The successive waves of selective assassinations continue unabated in Colombia. Saul Rojas, a member of a local community council in the province of Huila, was murdered on Monday night, the fourth social leader to be murdered in the province this year. The assassins shot him while he was on his property and fled on motorcycle. Two demobilized and disarmed FARC members who were participating in the transition to civilian life in accordance with the Peace Accord signed with the Colombian government in 2016 have also been murdered in Huila this year. On Sunday 24 May in the neighbouring province of Tolima, the son of a demobilized FARC combatant was shot dead.
According to the program Somos Defensores, 124 social leaders were assassinated during 2019. So far in 2020, there are already more than 100 community leaders who have been violently killed, according to statistics from the Institute for Development and Peace Studies (Indepaz).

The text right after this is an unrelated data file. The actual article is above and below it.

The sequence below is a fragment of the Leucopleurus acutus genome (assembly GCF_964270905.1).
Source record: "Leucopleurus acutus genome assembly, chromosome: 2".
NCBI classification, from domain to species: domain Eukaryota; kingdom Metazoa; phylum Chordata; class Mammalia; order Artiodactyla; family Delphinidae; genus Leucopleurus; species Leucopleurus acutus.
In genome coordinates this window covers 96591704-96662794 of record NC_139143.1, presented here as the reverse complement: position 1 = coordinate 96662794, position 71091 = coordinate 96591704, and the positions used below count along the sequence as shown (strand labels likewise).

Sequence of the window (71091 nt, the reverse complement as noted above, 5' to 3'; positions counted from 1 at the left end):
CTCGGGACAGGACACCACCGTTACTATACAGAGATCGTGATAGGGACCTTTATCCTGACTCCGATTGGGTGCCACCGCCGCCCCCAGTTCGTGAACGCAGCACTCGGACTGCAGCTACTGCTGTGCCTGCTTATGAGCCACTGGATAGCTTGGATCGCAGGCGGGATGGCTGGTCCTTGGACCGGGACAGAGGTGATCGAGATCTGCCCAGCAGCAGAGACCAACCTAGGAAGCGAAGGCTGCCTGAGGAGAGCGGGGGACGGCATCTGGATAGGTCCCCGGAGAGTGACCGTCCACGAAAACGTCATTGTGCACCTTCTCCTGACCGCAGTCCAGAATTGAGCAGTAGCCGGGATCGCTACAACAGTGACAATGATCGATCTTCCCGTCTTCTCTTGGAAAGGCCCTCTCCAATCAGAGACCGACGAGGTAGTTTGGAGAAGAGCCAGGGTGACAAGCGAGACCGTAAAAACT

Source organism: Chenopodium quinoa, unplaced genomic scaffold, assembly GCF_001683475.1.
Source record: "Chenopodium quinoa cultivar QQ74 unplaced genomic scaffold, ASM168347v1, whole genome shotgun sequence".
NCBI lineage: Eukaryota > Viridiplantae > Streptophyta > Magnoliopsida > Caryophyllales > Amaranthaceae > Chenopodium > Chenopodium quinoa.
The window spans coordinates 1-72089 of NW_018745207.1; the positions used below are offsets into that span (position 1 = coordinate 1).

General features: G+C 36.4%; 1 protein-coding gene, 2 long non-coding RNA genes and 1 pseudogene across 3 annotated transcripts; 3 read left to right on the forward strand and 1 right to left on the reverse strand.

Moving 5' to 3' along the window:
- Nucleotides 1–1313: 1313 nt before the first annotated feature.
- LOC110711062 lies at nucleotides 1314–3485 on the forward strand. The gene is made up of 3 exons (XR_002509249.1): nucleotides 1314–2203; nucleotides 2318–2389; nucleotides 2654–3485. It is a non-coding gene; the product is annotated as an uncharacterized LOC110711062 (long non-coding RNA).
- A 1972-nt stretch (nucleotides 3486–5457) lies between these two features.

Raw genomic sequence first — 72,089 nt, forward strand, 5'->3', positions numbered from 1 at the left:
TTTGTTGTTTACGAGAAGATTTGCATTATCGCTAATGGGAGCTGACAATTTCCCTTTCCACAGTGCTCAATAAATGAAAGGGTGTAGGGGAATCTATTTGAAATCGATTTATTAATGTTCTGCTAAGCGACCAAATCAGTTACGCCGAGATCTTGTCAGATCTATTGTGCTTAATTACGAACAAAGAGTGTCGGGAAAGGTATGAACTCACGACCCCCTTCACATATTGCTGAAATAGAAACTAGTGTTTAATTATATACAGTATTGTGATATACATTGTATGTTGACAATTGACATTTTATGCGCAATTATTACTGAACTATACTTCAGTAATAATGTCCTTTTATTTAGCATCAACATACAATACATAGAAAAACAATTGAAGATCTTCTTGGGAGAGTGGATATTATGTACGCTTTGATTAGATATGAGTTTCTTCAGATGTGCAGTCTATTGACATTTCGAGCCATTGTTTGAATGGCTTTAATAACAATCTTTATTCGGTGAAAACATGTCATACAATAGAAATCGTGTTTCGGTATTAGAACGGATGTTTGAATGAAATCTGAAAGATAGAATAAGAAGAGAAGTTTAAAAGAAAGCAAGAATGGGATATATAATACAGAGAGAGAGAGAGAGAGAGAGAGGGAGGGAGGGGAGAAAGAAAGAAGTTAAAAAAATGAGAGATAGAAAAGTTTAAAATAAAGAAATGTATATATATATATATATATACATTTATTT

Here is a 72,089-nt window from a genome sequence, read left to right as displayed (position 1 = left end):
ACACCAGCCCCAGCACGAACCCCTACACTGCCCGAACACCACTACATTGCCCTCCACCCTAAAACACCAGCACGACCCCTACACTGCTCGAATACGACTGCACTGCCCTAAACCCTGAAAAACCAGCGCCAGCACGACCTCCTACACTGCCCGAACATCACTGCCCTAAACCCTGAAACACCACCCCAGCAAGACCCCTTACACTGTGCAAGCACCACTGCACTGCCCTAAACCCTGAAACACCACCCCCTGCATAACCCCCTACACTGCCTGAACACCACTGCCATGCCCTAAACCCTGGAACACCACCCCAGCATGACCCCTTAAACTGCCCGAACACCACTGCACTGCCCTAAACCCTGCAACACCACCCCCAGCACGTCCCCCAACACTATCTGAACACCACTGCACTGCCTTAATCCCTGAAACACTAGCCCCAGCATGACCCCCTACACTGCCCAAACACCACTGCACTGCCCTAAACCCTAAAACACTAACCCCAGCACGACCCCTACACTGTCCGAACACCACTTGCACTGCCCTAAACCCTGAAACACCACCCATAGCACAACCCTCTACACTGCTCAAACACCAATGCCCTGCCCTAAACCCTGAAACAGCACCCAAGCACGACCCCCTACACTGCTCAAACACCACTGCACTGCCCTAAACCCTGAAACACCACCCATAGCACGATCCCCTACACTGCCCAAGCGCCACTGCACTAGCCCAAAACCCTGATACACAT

The assassinations come less than two weeks after the Colombian government put a definitive end to the already troubled peace dialogues with the ELN (Ejército de Liberación Nacional – National Liberation Army), launching a major military operation against an ELN encampment located in the province of Bolivar (in the north of the country) that killed two senior commanders and at least three others.
Negotiations commenced in Ecuador in 2017 after a preliminary agreement was reached, and several cycles of dialogues were advanced between the Government of Juan Manuel Santos and the guerrilla group of the ELN. As a result several unilateral ceasefires were declared by the ELN and a series of regional roundtables were created whose purpose was to provide input for the development of protocols for participation by representatives of Colombian society.